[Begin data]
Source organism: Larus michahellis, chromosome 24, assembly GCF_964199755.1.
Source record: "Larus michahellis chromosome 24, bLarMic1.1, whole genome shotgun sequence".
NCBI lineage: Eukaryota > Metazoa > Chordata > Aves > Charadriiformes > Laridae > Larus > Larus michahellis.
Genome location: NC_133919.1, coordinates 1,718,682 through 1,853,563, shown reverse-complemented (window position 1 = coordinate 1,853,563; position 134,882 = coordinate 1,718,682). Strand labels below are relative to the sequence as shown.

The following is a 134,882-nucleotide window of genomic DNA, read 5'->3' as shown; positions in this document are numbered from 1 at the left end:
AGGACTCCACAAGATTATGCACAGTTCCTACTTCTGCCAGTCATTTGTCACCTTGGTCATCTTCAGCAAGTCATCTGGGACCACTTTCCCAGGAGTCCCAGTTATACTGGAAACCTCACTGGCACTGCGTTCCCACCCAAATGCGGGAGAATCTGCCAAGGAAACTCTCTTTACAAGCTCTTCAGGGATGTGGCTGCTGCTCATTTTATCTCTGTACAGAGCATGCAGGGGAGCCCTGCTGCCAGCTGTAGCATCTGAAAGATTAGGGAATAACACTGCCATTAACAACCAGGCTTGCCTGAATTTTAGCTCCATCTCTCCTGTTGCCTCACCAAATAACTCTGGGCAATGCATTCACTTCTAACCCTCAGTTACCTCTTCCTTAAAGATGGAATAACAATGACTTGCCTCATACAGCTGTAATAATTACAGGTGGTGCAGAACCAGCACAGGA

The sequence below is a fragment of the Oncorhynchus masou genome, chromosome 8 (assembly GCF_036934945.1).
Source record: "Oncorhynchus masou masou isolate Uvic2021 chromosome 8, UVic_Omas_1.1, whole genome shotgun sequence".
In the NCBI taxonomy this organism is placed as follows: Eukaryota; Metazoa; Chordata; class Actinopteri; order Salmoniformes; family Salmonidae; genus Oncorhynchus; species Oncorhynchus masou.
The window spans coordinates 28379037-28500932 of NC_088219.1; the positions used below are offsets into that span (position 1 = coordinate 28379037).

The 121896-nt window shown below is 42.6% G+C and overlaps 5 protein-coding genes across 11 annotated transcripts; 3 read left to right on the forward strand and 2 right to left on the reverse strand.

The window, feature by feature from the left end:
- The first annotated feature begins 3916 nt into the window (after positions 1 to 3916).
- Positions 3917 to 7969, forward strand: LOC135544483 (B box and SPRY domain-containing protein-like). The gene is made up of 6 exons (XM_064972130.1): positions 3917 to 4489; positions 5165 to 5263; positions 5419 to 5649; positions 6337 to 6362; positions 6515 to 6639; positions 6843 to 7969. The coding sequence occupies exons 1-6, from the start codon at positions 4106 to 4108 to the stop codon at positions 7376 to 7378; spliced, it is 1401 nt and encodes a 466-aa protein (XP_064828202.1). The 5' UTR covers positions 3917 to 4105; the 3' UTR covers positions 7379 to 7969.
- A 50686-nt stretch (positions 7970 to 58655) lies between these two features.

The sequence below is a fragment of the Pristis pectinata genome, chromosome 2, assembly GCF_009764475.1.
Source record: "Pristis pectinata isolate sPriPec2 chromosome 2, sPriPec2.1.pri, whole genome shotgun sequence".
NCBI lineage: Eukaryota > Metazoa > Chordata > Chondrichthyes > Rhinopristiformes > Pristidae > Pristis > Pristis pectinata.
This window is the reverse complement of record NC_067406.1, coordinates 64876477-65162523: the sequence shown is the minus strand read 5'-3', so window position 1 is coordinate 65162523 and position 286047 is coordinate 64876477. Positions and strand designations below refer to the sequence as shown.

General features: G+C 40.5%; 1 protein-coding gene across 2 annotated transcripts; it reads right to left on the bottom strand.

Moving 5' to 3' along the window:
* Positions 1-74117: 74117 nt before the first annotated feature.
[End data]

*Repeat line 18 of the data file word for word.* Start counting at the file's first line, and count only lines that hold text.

NCBI lineage: Eukaryota > Metazoa > Chordata > Chondrichthyes > Rhinopristiformes > Pristidae > Pristis > Pristis pectinata.